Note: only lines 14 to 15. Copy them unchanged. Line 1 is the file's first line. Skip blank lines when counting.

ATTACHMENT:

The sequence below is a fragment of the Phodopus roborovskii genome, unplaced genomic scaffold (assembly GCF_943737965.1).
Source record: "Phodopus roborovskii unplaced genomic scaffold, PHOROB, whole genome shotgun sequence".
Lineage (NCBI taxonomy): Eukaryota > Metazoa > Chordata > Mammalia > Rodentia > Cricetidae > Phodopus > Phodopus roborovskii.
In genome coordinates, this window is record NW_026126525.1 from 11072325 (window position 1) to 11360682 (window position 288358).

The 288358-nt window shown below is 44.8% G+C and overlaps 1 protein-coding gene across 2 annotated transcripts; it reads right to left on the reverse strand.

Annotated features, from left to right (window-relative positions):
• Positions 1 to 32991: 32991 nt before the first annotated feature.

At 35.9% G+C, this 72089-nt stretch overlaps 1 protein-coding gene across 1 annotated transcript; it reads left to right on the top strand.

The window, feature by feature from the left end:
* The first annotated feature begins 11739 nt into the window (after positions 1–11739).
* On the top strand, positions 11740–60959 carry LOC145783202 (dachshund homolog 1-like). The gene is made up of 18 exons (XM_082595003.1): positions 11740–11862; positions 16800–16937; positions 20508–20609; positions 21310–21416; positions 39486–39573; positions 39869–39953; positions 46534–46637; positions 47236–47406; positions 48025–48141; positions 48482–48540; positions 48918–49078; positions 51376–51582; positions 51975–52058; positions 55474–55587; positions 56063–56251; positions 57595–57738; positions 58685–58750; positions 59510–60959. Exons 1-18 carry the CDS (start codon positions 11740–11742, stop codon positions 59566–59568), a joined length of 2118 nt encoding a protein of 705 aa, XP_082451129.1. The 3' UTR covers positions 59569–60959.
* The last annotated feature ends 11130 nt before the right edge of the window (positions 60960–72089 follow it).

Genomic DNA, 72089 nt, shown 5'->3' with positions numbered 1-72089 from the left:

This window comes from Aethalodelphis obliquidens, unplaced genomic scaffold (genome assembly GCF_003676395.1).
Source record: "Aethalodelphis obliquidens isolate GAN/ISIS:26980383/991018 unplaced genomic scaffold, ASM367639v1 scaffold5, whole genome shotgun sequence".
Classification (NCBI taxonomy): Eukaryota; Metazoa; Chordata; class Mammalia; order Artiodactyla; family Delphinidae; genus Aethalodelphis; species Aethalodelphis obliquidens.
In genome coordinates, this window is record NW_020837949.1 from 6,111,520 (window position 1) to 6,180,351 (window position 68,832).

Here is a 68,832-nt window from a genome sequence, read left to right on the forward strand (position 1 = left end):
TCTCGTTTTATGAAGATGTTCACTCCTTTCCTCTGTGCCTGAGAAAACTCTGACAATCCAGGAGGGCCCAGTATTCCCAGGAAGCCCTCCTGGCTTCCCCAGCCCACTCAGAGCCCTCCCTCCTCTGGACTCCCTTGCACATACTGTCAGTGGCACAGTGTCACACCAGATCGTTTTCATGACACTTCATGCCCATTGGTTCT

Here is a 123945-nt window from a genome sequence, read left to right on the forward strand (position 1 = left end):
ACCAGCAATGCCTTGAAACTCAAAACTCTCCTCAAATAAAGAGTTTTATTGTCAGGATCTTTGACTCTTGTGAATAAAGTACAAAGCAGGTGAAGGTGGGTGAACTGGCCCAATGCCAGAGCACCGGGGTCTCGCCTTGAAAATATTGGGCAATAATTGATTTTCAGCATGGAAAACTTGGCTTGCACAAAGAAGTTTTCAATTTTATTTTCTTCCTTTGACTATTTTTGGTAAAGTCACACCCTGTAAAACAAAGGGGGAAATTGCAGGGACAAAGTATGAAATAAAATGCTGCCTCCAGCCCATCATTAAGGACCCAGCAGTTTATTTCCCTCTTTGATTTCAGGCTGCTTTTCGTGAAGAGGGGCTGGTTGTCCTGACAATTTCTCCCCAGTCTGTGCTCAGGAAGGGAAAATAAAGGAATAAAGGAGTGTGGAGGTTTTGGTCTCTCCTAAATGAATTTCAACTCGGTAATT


This window comes from Aethalodelphis obliquidens, unplaced genomic scaffold (genome assembly GCF_003676395.1).
Source record: "Aethalodelphis obliquidens isolate GAN/ISIS:26980383/991018 unplaced genomic scaffold, ASM367639v1 scaffold5, whole genome shotgun sequence".